Michael J. Economides from the University of Houston Petroleum Engineering Department will give the EGLS talk this Friday Feb 24th

Michael J. Economides from the University of Houston Petroleum Engineering department will be giving a talk on Friday Feb 24 titled:

"Design of multiple transverse fracture horizontal wells in shale gas reservoirs"

Dr. Economides is a professor at the UH Cullen College of Engineering and Editor-in-Chief of the peer-reviewed Journal of Natural Gas Science and Engineering. He has written 15 textbooks on petroleum and natural gas reservoir production and engineering. Dr. Economides obtained his PhD in Petroleum Engineering from Stanford University in 1984 and has worked as Technical Advisor for companies in China, Italy, Russia, Venezuela, among others. Dr. Economides is also a leading energy economics analyst and the Editor-in-Chief of the Energy Tribune.

[See below for an abstract of this talk]

This will be the 10th lecture in our Exploration Geophysics Lecture Series. It is open to anyone interested in geophysics and will begin at 1:00pm in the Science and Research Building 1 (SR1), room 634.

Pizza will be provided!

Feel free to share this information.

We hope to see you there!

For a complete list of past and future EGLS lectures, visit:
http://www.segwavelets.uh.edu/egls


Design of Multiple Transverse Fracture Horizontal Wells in Shale Gas Reservoirs
Michael J. Economides

Abstract

The game changing technology enabling economic natural gas production from shale is the multiple fracture well (MFTW), a horizontal well with multiple transverse fractures. The well itself can create a stimulated reservoir volume (SRV) that delineates sufficient gas reserves to payout the well and provide continued return for several decades. This work shows the importance of permeability and adsorbed gas in ensuring a well design that will achieve these objectives.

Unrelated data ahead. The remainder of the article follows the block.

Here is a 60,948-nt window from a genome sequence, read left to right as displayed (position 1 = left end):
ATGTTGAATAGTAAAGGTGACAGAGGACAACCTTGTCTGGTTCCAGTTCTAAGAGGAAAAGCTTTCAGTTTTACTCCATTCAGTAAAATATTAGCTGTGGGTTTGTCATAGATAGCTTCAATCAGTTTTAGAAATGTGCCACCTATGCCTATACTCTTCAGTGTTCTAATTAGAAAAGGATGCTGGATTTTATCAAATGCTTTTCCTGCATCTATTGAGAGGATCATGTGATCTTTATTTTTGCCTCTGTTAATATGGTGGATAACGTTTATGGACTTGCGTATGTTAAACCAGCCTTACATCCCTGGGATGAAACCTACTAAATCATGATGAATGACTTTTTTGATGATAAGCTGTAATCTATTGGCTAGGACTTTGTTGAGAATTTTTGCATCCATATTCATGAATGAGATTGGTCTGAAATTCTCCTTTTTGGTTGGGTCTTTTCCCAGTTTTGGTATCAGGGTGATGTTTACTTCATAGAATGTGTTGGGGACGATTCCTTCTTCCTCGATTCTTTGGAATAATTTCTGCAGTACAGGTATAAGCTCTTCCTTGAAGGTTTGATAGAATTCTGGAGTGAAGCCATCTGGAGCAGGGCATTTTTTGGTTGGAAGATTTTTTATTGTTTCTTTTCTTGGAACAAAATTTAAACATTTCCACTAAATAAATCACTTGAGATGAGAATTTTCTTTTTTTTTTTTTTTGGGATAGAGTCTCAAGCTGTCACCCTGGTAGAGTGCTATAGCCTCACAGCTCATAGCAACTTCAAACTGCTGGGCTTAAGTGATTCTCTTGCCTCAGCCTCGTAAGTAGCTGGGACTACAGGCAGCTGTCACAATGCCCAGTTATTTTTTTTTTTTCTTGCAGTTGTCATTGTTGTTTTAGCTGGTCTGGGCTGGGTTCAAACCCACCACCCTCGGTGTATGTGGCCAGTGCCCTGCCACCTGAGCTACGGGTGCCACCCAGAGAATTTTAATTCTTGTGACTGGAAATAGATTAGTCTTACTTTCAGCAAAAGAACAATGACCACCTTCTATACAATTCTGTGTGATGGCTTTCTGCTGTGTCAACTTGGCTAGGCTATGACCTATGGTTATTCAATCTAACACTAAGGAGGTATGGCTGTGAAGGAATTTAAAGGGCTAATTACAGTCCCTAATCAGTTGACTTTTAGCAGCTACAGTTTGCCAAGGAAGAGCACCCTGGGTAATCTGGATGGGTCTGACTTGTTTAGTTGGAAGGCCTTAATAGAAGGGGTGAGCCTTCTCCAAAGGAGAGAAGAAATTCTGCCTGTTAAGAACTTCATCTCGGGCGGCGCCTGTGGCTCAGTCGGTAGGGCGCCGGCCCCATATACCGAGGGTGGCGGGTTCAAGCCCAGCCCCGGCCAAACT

In this work we base decisions about the number and size of fractures and the horizontal well length (and therefore the fracture spacing) first on the physics of production and then on investment economics. Current practices using a repetitive well template applied to all wells in a given shale gas play result in some wells doing far better than expected while others barely pay out. We show that linear flow is likely to dominate production behavior until pressure interference occurs between adjacent fractures and that the time of inter-fracture interference predicted by linear flow pressure penetration is prolonged by desorption.

The shale permeability and the adsorbed gas parameters are used to design an economically successful well while ensuring at least 50% gas recovery in the SRV within a specified period of time. Field data from several shale gas formations are used to provide examples of the well design approach. The gas adsorption characterization typically comes from laboratory analysis, which we use to develop what we have called the adsorption index. Because the gas recovery factor depends on lowering the average pressure in the SRV, permeability and the adsorption index are used to estimate the time of inter-fracture interference, which in turn indicates the optimal spacing between fractures. This work provides insights on the effective exploitation of a shale gas reservoir by optimizing the fracture and well architecture.